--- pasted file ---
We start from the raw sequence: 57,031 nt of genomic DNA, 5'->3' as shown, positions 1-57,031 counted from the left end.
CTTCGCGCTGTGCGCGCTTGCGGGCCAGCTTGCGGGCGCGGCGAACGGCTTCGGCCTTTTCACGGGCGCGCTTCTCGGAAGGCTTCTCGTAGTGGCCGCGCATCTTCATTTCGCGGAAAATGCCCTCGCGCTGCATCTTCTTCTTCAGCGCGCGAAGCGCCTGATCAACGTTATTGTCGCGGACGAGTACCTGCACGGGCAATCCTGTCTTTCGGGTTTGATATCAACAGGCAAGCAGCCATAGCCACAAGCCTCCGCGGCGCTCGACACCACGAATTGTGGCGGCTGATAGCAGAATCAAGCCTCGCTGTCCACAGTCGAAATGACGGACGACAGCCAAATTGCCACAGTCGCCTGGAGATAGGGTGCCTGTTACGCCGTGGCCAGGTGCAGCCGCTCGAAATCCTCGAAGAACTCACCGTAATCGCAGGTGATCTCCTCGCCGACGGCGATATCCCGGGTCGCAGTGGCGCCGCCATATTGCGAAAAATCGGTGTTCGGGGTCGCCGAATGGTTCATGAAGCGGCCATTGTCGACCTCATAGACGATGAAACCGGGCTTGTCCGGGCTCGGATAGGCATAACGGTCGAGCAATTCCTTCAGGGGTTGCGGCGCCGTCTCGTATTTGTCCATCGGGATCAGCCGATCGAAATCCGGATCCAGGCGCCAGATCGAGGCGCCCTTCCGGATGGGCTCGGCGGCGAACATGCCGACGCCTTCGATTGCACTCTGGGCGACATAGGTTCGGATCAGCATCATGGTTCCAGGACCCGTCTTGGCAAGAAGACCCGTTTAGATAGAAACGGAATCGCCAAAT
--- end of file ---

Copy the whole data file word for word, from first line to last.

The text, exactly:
We start from the raw sequence: 57,031 nt of genomic DNA, 5'->3' as shown, positions 1-57,031 counted from the left end.
CTTCGCGCTGTGCGCGCTTGCGGGCCAGCTTGCGGGCGCGGCGAACGGCTTCGGCCTTTTCACGGGCGCGCTTCTCGGAAGGCTTCTCGTAGTGGCCGCGCATCTTCATTTCGCGGAAAATGCCCTCGCGCTGCATCTTCTTCTTCAGCGCGCGAAGCGCCTGATCAACGTTATTGTCGCGGACGAGTACCTGCACGGGCAATCCTGTCTTTCGGGTTTGATATCAACAGGCAAGCAGCCATAGCCACAAGCCTCCGCGGCGCTCGACACCACGAATTGTGGCGGCTGATAGCAGAATCAAGCCTCGCTGTCCACAGTCGAAATGACGGACGACAGCCAAATTGCCACAGTCGCCTGGAGATAGGGTGCCTGTTACGCCGTGGCCAGGTGCAGCCGCTCGAAATCCTCGAAGAACTCACCGTAATCGCAGGTGATCTCCTCGCCGACGGCGATATCCCGGGTCGCAGTGGCGCCGCCATATTGCGAAAAATCGGTGTTCGGGGTCGCCGAATGGTTCATGAAGCGGCCATTGTCGACCTCATAGACGATGAAACCGGGCTTGTCCGGGCTCGGATAGGCATAACGGTCGAGCAATTCCTTCAGGGGTTGCGGCGCCGTCTCGTATTTGTCCATCGGGATCAGCCGATCGAAATCCGGATCCAGGCGCCAGATCGAGGCGCCCTTCCGGATGGGCTCGGCGGCGAACATGCCGACGCCTTCGATTGCACTCTGGGCGACATAGGTTCGGATCAGCATCATGGTTCCAGGACCCGTCTTGGCAAGAAGACCCGTTTAGATAGAAACGGAATCGCCAAAT